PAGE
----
*The default factory value, just skip to next setting.
Last evening I made 16 drum sounds on the microKORG. This synth is okay and offers quite a few possibilities with up to four separate envelope generators, four noise generators layered multi timbrally, and a multi mode filter (with resonance able to self-oscillate and to be used as a sound source). Also, complex made easy with the modulation routings on the microKORG.
Some external compression and effects where added to these four drum patterns.
It is what it is. Truth be told, I don’t really remember why I bought the microKORG. They say it’s Korg’s best selling synth ever, maybe I wanted to know why.
The volca keys lacks a real step recording such as the bass module, but it’s still possible to program keys in a similar fashion. Activate one step and record note(s) and pot movements, then turn it off and do the same thing on the next step. Here’s the workaround:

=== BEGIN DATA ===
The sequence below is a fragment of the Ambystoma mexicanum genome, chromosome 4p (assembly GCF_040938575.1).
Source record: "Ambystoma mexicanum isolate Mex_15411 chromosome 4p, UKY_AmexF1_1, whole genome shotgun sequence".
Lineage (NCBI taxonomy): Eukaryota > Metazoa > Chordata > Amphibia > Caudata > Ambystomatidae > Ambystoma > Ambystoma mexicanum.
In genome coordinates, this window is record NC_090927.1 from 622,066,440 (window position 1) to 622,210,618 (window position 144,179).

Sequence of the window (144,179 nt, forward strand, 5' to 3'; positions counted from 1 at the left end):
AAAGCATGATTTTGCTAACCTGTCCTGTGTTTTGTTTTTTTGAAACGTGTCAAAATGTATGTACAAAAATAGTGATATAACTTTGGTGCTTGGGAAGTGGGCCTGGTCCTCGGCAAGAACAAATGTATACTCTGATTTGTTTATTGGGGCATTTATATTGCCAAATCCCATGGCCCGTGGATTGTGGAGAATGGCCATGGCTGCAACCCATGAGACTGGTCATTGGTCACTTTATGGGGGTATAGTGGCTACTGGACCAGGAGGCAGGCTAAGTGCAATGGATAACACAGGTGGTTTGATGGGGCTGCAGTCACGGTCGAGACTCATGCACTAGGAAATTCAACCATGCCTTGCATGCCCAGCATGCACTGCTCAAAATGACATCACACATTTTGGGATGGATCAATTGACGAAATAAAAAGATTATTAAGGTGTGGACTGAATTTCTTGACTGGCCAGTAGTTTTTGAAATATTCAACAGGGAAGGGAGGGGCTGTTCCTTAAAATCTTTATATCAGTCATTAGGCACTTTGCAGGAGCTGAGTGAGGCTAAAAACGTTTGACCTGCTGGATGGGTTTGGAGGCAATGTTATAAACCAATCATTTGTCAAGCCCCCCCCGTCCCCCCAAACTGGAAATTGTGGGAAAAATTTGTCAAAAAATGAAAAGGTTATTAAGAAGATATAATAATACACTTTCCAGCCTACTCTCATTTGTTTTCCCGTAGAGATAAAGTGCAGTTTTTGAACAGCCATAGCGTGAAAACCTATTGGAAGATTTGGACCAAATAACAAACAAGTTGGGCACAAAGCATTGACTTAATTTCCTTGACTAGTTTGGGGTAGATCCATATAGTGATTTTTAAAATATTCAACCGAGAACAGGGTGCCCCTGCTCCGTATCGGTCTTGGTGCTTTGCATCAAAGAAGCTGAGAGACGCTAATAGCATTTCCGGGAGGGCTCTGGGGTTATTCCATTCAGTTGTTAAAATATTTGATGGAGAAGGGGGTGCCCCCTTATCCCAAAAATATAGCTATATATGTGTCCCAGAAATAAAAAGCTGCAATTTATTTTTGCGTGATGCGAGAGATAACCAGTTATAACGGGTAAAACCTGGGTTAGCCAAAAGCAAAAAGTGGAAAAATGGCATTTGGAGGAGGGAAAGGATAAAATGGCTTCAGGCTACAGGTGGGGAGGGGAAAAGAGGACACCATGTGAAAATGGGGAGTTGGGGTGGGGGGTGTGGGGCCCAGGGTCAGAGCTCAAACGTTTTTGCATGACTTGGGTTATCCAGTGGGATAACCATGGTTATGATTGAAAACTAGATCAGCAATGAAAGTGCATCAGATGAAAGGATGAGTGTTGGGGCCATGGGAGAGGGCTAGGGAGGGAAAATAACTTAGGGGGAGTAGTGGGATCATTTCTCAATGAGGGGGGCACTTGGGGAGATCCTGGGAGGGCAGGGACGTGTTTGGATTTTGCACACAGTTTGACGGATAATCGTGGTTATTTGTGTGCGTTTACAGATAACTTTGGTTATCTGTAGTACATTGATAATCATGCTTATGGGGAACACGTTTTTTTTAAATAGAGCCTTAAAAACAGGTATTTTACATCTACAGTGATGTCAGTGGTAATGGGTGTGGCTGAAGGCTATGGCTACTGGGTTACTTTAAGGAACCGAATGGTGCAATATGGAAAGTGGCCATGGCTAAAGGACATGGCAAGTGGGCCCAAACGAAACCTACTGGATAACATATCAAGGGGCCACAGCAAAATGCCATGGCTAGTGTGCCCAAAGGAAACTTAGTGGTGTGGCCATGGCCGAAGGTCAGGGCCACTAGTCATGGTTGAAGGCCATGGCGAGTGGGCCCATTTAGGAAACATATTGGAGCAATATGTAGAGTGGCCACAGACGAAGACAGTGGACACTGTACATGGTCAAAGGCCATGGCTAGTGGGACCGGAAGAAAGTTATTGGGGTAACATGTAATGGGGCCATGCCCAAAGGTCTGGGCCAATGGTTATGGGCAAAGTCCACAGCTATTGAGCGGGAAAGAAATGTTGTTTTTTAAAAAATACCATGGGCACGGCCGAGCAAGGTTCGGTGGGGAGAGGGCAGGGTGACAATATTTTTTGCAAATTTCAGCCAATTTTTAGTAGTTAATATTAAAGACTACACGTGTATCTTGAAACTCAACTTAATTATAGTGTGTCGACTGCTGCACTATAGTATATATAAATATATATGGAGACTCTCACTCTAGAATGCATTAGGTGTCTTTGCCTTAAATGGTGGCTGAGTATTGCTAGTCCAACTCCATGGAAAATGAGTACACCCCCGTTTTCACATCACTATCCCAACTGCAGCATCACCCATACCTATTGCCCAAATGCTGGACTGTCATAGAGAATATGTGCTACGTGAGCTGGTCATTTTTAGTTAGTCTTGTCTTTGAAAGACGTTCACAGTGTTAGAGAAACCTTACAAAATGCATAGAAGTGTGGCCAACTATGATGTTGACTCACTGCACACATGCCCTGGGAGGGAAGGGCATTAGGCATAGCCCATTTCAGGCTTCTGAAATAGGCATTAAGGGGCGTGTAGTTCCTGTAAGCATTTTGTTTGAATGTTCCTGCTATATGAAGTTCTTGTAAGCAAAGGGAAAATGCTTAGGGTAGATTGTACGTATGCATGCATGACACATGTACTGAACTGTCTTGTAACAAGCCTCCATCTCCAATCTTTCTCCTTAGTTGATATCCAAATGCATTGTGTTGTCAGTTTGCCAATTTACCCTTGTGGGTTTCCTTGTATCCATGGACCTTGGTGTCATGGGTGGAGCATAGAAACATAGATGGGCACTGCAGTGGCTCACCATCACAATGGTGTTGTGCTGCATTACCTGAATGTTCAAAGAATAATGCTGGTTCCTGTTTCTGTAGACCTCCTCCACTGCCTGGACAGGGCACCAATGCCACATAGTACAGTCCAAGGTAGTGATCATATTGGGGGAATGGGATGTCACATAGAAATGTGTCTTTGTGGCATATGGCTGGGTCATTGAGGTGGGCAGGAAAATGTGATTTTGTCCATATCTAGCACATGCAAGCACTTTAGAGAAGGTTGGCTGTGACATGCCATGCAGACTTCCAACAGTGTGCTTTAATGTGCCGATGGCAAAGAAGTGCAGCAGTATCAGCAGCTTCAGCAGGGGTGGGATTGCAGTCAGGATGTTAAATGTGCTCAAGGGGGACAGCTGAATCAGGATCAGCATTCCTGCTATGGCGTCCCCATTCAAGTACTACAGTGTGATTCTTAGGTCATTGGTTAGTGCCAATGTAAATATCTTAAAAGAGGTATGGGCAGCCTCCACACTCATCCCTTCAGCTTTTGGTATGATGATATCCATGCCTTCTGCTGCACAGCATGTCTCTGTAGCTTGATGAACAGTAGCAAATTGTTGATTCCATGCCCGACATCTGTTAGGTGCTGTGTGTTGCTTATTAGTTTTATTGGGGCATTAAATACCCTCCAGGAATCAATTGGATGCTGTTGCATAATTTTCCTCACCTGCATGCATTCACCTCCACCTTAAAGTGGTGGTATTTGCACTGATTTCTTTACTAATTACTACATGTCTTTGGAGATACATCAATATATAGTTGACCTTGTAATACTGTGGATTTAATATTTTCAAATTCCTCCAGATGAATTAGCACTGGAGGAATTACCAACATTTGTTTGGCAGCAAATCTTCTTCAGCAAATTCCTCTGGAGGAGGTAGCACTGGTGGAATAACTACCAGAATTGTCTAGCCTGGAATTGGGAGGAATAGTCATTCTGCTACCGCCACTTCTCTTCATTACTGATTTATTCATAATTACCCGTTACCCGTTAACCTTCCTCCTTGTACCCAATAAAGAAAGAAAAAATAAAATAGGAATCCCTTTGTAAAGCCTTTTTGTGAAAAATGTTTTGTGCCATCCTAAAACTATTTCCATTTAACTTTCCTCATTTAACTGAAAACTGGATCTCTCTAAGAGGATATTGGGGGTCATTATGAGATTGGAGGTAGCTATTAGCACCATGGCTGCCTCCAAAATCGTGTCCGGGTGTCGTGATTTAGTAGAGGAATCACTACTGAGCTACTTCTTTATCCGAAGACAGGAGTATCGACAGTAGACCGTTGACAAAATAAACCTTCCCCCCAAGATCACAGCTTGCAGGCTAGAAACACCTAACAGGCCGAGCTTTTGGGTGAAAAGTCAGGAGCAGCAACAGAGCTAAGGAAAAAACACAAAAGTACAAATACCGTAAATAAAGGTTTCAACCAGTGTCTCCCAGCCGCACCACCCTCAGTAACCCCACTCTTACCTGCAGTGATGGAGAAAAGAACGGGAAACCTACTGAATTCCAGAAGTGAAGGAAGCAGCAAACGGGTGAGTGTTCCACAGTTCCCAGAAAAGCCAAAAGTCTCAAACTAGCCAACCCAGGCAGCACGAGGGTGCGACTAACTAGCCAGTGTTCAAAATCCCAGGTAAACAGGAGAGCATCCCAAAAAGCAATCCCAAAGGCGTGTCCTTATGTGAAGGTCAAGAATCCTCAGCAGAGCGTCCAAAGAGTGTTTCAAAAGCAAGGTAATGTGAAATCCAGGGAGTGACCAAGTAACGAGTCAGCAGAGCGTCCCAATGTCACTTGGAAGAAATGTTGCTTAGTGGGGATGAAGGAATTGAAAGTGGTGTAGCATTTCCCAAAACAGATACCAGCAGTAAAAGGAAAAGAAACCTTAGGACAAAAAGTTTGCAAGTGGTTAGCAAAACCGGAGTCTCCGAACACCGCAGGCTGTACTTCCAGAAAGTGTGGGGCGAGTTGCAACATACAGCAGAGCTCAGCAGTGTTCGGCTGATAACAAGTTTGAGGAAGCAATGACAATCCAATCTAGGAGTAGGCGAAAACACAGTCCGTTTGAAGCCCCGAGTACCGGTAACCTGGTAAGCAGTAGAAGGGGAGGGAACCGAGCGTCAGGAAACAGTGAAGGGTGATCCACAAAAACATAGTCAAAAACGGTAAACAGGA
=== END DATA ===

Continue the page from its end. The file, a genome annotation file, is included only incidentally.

Clear sequence, press FUNC + CLEAR ALL.
Enter active step mode, press FUNC + ACTIVE STEP.
Turn off all steps but the first.
Turn on motion sequencing, press FUNC + ON/OFF
Turn off flux if necessary, press FUNC + FLUX.
Leave active step mode, press FUNC.
Press PLAY + REC and choose note(s) for this step. You can also set the filter et cetera if you like. You might have to hit REC a couple of times to get it right.
Turn off recording, press REC, and enter active step mode again, FUNC + ACTIVE STEP.
Turn on the next step and turn off the step you just edited.
Repeat step 6-9 for as many steps as you like the sequence to loop.
When all steps are edited, turn them on, press FUNC + ACTIVE STEP + all steps.
Exit active step mode, press FUNC, and then press PLAY.